Happy Friday traders, welcome to your recap of the week.
So, what kind of week has it been?
Last week, I went with “energetic” as a descriptor so I think this time around I need to go one step beyond and say that the market action for gold this week has been frenetic. Also, it’s just felt like an awkward week to manage with an American bank holiday yesterday. With that in mind, and because in my household we not only celebrate US Independence Day on July 4th, but also US Hangover Day on July 5th, I’m going to keep this week’s recap pared down to the major topics that we as precious metals and currency traders have been tracking.
Gold Price Action
At the time of writing, gold spot prices head into lunchtime, and for all intents and purposes the end of the week, establishing a position to hold around $1395/oz.
In the year 2025 or so, when an analyst is looking at historical market data for gold, the price action for this week will look boring and unchanged; gold spot was roughly $1395/oz on Monday morning, where it looks like it will roughly trade to end the week. Having lived through it, of course we’ll know different.
After Monday afternoon saw (what remain as) the lows for the week at $1382, the dip-buyers stepped in fast on Tuesday. Prices for the yellow metal once again traded above $1400 and reached even higher, as the Monday’s euphoria about the US-China headlines that emerged from the G-20 over the weekend seemed to dissipate and give way to a cold realization in the markets: that there really wasn’t that much actually development made in the meeting between Trump and Xi (that markets and count on coming to pass, anyway.) More succinctly: a trade truce is not peace.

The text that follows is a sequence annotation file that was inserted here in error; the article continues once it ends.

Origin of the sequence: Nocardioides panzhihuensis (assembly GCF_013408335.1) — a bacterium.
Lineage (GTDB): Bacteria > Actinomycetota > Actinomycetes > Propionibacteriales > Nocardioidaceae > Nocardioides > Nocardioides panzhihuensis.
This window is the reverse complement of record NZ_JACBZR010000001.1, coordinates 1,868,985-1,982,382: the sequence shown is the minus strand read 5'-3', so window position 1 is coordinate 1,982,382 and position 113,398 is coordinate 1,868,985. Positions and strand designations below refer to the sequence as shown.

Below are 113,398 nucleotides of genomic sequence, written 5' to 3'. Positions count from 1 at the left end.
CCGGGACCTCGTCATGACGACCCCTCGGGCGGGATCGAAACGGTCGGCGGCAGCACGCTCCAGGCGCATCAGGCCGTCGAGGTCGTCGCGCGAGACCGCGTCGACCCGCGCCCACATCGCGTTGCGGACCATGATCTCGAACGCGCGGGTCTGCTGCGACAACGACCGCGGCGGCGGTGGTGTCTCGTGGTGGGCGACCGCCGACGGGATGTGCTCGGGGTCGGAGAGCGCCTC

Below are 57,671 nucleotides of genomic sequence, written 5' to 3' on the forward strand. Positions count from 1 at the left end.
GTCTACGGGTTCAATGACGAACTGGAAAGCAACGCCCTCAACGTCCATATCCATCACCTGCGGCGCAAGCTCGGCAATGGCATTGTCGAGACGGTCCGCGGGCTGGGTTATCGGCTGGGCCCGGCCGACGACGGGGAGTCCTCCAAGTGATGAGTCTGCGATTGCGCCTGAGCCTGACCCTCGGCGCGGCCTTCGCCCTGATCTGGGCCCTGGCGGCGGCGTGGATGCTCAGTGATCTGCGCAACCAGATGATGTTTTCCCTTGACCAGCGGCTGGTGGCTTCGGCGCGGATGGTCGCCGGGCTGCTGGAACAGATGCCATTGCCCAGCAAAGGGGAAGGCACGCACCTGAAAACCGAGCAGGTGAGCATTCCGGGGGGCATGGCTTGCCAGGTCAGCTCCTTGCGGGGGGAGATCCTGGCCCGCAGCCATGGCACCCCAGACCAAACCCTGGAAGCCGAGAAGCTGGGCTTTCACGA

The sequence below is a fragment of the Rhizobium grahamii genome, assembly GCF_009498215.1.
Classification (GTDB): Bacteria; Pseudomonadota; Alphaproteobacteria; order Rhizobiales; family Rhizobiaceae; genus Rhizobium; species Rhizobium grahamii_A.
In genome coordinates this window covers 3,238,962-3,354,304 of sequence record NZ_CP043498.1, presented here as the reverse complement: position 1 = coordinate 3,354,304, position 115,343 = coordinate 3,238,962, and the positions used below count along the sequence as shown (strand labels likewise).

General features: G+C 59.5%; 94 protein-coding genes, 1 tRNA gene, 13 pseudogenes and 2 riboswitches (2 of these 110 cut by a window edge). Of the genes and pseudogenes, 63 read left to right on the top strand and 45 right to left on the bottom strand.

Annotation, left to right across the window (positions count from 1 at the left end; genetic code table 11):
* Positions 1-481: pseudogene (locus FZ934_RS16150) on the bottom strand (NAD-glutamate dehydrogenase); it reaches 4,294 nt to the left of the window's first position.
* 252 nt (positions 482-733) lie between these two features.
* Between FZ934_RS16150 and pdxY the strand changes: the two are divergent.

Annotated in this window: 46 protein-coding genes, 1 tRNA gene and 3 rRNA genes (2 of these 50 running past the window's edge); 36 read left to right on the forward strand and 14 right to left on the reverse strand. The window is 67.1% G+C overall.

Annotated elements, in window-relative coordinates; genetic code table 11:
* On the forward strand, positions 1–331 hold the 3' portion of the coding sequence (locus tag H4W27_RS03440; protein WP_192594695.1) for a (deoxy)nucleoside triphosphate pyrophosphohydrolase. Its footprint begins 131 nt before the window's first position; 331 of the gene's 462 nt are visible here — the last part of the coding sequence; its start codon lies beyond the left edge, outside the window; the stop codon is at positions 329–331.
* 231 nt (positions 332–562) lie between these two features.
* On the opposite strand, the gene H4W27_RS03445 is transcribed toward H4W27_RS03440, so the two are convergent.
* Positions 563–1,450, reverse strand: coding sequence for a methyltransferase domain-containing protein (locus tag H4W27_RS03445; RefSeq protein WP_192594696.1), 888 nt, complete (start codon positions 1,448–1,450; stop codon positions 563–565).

Many of the risk-on assets that had celebrated Saturday’s news, most importantly the US Dollar Index, sank back as safe-haven buying once again surged into gold positions. Gold price would once again reach the highs above $1430 Tuesday night, but mild corrective selling from that position would see it trading a neat band between $1410-20/oz ahead of and through the July 4th holiday for US markets.
As we know, on Friday morning the gold chart collapsed back below as Non-Farm Payroll numbers for June absolutely crushed expectations and the risk-on impulse rushed through assets in shallow market. The sharp drop in gold was likely exacerbated by that fact that so many US-seated traders were offline on a Friday that fell between the weekend and a Thursday holiday.
Supportive buying seems to have returned to close the week, pulling prices back towards $1400. Because that big, round number was proven this week to be pretty permissible to the up- or downside, in my estimation we are heading into next week with the next level of resistance sitting at $1410, and support at $1385. To continue its rampant uptrend of the last few weeks, next week gold will probably need to find a way to hold ground at or above $1435/oz or else it may risk a severe pull-back.
Jobs, Manufacturing, and Central Banks